NASA mission suffers shock failure! Astra rocket crashes, 4 satellites lost
A NASA mission carried out by Astra has failed after its rocket failed to reach orbit. It was the first time the company was attempting to launch operational satellites
A mission funded by NASA, which was being carried out by California-based aerospace company Astra, failed mid-launch. Astra was delivering four satellites into orbit around Earth. It was the company's first ever launch mission dealing with operational satellites. The NASA mission was also Astra's first ever launch from Florida's Cape Canaveral launchpad, which is located at the John F. Kennedy Space Center. The fallout was immediate for the company. After the mission failed, the company's shares fell 26 per cent.
Formerly known as the Stealth Space Company, Astra was founded five years ago, in 2016 by Chris Kemp and Adam London. The company confirmed that it faced an issue during the flight which resulted in the Astra rocket failure. Kemp later apologized in a tweet saying, “I'm deeply sorry we were not able to deliver our customer's payloads. I'm with the team looking at data, and we will provide more info as soon as we can”.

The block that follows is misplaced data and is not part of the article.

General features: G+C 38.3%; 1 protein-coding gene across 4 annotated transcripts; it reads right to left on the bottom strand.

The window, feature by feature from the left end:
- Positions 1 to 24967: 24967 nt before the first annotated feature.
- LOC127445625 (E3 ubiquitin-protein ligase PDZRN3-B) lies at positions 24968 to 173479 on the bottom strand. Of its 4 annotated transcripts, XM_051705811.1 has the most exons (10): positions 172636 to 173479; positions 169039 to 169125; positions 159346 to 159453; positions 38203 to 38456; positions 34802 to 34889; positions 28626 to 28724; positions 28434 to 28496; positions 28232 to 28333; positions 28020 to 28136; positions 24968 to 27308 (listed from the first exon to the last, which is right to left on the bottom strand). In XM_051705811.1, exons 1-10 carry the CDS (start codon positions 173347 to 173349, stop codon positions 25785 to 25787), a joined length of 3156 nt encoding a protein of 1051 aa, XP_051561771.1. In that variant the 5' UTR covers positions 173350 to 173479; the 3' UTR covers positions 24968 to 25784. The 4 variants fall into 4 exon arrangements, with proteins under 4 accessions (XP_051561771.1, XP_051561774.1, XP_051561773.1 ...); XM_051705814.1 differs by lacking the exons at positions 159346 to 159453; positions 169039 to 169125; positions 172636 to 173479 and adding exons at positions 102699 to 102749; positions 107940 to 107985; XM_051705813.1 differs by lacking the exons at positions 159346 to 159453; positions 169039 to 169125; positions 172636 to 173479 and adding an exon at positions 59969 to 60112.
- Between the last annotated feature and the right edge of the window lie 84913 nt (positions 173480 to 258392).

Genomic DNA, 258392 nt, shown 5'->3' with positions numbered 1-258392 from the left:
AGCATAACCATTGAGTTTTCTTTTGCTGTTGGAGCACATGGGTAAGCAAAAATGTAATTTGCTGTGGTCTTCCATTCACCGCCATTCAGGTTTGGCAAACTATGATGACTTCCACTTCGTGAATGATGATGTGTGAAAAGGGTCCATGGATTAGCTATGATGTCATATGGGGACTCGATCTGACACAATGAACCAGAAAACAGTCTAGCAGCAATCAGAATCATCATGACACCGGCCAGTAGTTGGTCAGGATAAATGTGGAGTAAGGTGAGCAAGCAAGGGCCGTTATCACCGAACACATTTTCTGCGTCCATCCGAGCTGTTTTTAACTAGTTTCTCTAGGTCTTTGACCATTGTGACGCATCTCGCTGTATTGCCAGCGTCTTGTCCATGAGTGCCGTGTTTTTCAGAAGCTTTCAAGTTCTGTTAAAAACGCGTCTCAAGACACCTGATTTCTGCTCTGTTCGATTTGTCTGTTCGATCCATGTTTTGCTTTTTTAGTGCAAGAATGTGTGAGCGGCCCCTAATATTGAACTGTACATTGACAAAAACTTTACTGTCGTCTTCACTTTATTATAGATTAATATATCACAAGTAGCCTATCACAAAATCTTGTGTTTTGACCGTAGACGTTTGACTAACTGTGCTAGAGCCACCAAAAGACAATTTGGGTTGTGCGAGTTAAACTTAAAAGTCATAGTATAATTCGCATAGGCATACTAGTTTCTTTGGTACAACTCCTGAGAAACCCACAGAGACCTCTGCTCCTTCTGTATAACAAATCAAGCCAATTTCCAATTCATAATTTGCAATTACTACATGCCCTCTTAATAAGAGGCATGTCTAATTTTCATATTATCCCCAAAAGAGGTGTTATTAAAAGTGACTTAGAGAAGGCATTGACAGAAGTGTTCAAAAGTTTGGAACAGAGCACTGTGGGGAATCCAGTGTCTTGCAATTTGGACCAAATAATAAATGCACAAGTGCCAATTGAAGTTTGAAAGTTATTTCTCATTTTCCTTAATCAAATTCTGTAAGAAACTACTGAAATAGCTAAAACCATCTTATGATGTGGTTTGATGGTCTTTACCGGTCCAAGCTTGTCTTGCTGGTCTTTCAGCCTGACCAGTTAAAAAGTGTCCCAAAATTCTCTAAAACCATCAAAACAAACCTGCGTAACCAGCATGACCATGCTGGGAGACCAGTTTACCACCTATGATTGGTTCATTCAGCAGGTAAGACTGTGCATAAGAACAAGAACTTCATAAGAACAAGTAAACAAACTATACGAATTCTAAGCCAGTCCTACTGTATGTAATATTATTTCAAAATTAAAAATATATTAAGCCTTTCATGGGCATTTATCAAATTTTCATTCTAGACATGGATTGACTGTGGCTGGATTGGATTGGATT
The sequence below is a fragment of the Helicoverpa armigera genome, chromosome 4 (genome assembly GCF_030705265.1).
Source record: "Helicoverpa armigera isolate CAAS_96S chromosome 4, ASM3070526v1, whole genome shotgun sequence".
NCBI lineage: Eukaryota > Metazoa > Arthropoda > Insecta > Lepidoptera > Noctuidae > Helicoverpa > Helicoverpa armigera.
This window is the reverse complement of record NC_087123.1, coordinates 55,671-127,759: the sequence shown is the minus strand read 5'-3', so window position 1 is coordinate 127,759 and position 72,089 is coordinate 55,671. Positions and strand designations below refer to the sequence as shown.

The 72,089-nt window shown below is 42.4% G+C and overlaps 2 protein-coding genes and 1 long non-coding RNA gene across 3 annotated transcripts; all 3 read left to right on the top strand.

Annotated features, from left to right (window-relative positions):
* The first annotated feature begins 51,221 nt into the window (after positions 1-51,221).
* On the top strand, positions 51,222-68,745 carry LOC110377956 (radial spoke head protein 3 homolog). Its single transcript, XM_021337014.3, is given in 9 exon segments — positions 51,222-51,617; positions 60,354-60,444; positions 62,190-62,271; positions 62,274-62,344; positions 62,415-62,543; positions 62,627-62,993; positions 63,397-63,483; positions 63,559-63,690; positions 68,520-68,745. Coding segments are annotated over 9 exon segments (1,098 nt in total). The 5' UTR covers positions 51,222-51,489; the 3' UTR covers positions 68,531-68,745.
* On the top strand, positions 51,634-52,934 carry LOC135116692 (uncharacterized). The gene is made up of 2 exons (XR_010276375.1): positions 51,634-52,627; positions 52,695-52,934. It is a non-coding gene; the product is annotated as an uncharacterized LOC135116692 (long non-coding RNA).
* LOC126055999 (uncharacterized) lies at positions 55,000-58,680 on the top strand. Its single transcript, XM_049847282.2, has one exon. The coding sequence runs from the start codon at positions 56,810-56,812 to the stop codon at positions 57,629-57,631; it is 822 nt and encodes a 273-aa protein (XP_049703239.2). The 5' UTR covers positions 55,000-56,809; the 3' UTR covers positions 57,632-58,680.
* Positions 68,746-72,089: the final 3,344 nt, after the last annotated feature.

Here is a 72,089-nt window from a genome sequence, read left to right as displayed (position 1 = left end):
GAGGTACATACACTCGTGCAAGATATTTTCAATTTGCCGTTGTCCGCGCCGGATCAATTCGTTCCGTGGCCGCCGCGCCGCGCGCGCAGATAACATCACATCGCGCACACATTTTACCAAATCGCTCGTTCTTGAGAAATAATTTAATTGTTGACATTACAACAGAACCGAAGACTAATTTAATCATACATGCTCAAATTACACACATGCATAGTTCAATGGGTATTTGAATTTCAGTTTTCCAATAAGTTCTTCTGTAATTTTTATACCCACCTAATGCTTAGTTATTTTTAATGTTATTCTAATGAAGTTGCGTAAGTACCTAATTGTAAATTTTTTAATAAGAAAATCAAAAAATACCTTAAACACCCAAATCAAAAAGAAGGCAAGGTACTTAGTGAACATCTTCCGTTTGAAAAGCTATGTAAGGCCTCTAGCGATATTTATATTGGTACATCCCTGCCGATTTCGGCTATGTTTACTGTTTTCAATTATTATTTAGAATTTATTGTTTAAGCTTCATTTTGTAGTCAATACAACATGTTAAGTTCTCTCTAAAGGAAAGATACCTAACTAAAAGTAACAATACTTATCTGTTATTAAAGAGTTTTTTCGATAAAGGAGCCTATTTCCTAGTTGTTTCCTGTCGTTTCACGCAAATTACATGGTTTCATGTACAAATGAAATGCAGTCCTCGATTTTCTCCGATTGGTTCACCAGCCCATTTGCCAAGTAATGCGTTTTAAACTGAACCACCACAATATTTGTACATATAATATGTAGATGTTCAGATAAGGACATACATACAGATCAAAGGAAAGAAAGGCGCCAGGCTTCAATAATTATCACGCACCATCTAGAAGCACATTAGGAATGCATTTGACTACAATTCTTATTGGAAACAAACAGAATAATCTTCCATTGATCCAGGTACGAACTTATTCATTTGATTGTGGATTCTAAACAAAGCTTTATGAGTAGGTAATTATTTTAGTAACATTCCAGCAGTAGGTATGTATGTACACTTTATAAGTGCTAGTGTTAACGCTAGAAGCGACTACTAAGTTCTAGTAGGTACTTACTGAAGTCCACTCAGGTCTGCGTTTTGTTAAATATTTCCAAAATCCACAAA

Astra's first ever payload launch results in failure
Astra was on a NASA-funded mission to deliver four operational satellites. It was using the launch vehicle 0008 (LV0008), a 13 meters tall structure. The ELaNa (Educational Launch of Nanosatellites) mission took off on February 10, and initially was performing well. But 3 minutes into the flight, right after the rocket's first and second stage separated, it lost control. At the altitude of 500 kms, the rocket was seen spinning out of path.
So far, Astra has conducted four missions, out of which it has reached space twice. In its last launch mission, it successfully made it to orbit as well. But so far, the company's launches were done in test mode and this NASA mission would have been its first operational flight. The failure also meant none of the satellites made it to orbit. The satellites were ambitious student projects that aimed at solving existing problems in space. For instance, cubesat Bama-1, which was developed by students at the University of Alabama, was trying to solve the space debris problem.
This failed NASA-funded mission has also lowered the faith of private investors in the company. At present, the shares are continuing to fall and have dropped another 15% to stand at $3.31 per share. It remains to be seen how the company regains shareholders' faith.
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